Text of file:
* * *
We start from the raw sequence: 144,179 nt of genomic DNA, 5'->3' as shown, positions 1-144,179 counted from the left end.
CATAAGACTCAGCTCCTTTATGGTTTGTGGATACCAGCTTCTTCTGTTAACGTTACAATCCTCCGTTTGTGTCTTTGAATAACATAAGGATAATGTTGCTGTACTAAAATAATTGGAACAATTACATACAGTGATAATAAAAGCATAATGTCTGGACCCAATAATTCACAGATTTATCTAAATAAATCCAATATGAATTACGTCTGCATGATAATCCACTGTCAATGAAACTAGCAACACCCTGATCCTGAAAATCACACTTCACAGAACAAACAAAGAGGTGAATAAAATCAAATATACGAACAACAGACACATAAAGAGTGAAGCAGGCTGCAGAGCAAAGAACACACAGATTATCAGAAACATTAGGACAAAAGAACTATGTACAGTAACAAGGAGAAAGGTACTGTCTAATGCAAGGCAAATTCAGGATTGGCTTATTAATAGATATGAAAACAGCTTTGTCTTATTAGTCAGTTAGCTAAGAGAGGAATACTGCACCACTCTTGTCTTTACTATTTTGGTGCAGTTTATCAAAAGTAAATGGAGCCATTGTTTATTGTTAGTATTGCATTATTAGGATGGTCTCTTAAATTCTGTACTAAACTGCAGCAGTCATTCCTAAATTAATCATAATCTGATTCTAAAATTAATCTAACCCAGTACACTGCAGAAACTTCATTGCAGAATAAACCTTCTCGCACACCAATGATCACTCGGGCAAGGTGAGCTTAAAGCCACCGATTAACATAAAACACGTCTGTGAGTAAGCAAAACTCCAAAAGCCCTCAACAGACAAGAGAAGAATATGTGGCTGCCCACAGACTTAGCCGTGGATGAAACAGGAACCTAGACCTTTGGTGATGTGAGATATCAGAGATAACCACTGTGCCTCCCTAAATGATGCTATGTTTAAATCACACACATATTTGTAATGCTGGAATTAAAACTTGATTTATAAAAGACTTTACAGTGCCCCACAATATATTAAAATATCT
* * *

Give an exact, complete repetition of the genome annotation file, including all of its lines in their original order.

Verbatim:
We start from the raw sequence: 144,179 nt of genomic DNA, 5'->3' as shown, positions 1-144,179 counted from the left end.
CATAAGACTCAGCTCCTTTATGGTTTGTGGATACCAGCTTCTTCTGTTAACGTTACAATCCTCCGTTTGTGTCTTTGAATAACATAAGGATAATGTTGCTGTACTAAAATAATTGGAACAATTACATACAGTGATAATAAAAGCATAATGTCTGGACCCAATAATTCACAGATTTATCTAAATAAATCCAATATGAATTACGTCTGCATGATAATCCACTGTCAATGAAACTAGCAACACCCTGATCCTGAAAATCACACTTCACAGAACAAACAAAGAGGTGAATAAAATCAAATATACGAACAACAGACACATAAAGAGTGAAGCAGGCTGCAGAGCAAAGAACACACAGATTATCAGAAACATTAGGACAAAAGAACTATGTACAGTAACAAGGAGAAAGGTACTGTCTAATGCAAGGCAAATTCAGGATTGGCTTATTAATAGATATGAAAACAGCTTTGTCTTATTAGTCAGTTAGCTAAGAGAGGAATACTGCACCACTCTTGTCTTTACTATTTTGGTGCAGTTTATCAAAAGTAAATGGAGCCATTGTTTATTGTTAGTATTGCATTATTAGGATGGTCTCTTAAATTCTGTACTAAACTGCAGCAGTCATTCCTAAATTAATCATAATCTGATTCTAAAATTAATCTAACCCAGTACACTGCAGAAACTTCATTGCAGAATAAACCTTCTCGCACACCAATGATCACTCGGGCAAGGTGAGCTTAAAGCCACCGATTAACATAAAACACGTCTGTGAGTAAGCAAAACTCCAAAAGCCCTCAACAGACAAGAGAAGAATATGTGGCTGCCCACAGACTTAGCCGTGGATGAAACAGGAACCTAGACCTTTGGTGATGTGAGATATCAGAGATAACCACTGTGCCTCCCTAAATGATGCTATGTTTAAATCACACACATATTTGTAATGCTGGAATTAAAACTTGATTTATAAAAGACTTTACAGTGCCCCACAATATATTAAAATATCT